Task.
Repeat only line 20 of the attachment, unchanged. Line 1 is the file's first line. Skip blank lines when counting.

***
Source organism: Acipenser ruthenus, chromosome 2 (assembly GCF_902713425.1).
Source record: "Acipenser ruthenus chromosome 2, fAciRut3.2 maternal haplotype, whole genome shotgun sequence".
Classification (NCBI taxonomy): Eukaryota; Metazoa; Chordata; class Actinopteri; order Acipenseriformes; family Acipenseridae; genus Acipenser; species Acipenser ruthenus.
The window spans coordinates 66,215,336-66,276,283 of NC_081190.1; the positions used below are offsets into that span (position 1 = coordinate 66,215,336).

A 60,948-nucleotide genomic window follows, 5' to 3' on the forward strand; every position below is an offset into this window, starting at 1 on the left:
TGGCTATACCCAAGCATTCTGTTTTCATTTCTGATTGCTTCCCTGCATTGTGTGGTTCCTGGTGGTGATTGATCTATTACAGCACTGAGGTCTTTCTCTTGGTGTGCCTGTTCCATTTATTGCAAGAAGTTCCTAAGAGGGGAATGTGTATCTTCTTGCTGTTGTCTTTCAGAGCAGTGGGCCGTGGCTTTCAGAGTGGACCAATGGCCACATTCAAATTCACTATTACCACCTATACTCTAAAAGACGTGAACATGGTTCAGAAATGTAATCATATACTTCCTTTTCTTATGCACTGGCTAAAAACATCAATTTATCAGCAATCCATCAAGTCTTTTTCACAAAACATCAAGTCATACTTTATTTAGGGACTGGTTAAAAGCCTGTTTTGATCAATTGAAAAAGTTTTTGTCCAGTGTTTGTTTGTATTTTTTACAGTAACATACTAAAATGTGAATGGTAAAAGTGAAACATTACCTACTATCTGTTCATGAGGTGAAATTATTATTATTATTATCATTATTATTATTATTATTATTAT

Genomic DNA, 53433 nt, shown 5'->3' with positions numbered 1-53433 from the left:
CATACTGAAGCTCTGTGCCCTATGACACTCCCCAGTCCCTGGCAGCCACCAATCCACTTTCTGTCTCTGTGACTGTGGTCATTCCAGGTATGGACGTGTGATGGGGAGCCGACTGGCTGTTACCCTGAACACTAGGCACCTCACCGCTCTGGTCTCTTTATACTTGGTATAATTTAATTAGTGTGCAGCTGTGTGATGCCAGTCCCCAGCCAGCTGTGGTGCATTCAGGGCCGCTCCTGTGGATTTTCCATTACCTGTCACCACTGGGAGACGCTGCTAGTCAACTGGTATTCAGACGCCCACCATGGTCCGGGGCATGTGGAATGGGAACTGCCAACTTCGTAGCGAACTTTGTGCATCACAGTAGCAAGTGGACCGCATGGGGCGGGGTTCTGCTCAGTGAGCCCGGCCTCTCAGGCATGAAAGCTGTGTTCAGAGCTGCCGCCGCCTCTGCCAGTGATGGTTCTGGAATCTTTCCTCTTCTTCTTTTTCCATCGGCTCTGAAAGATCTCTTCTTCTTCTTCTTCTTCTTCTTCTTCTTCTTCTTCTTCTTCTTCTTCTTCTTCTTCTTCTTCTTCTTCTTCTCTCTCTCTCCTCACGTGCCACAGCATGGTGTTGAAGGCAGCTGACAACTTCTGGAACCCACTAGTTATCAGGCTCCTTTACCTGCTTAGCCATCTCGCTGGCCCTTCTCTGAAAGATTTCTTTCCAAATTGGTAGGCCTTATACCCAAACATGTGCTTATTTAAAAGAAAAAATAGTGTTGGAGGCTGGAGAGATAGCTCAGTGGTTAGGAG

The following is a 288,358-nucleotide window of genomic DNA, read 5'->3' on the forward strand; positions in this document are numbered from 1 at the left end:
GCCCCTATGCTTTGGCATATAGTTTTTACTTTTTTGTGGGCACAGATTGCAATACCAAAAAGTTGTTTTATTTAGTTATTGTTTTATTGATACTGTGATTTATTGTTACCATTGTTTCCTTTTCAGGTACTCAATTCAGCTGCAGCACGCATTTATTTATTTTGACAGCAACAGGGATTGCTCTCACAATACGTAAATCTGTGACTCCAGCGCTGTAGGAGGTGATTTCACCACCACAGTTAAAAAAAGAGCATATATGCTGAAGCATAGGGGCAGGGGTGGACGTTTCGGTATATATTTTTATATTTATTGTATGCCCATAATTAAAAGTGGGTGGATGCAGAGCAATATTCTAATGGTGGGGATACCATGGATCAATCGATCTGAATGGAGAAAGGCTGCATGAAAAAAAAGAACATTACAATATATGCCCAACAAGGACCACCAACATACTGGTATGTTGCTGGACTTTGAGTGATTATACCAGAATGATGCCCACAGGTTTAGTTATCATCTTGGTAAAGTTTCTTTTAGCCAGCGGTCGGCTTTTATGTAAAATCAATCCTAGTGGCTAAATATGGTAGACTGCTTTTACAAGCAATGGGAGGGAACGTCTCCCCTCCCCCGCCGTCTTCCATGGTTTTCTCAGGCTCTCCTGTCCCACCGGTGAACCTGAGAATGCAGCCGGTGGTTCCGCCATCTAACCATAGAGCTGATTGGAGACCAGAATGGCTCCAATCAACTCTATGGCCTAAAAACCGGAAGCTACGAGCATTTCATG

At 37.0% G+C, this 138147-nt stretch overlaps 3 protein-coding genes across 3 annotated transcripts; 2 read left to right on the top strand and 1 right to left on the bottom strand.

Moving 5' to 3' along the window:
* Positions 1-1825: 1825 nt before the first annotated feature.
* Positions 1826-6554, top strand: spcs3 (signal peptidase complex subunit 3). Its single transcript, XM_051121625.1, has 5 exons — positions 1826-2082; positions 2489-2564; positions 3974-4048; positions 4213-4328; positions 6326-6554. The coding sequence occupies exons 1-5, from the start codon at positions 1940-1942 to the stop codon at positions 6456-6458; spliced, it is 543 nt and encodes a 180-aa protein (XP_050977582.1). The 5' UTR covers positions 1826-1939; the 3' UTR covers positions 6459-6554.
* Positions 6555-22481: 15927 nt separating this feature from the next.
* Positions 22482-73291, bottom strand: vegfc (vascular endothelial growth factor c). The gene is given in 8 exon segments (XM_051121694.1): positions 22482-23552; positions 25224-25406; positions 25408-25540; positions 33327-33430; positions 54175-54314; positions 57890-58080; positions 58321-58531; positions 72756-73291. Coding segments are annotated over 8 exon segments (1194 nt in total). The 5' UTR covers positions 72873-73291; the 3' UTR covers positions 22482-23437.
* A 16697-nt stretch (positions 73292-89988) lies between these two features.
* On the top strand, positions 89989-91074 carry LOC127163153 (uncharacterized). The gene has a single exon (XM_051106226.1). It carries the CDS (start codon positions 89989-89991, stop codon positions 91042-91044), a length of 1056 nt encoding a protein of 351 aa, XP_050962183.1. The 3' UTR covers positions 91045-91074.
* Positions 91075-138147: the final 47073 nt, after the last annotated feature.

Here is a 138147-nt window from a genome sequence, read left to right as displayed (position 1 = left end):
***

Here is a 138147-nt window from a genome sequence, read left to right as displayed (position 1 = left end):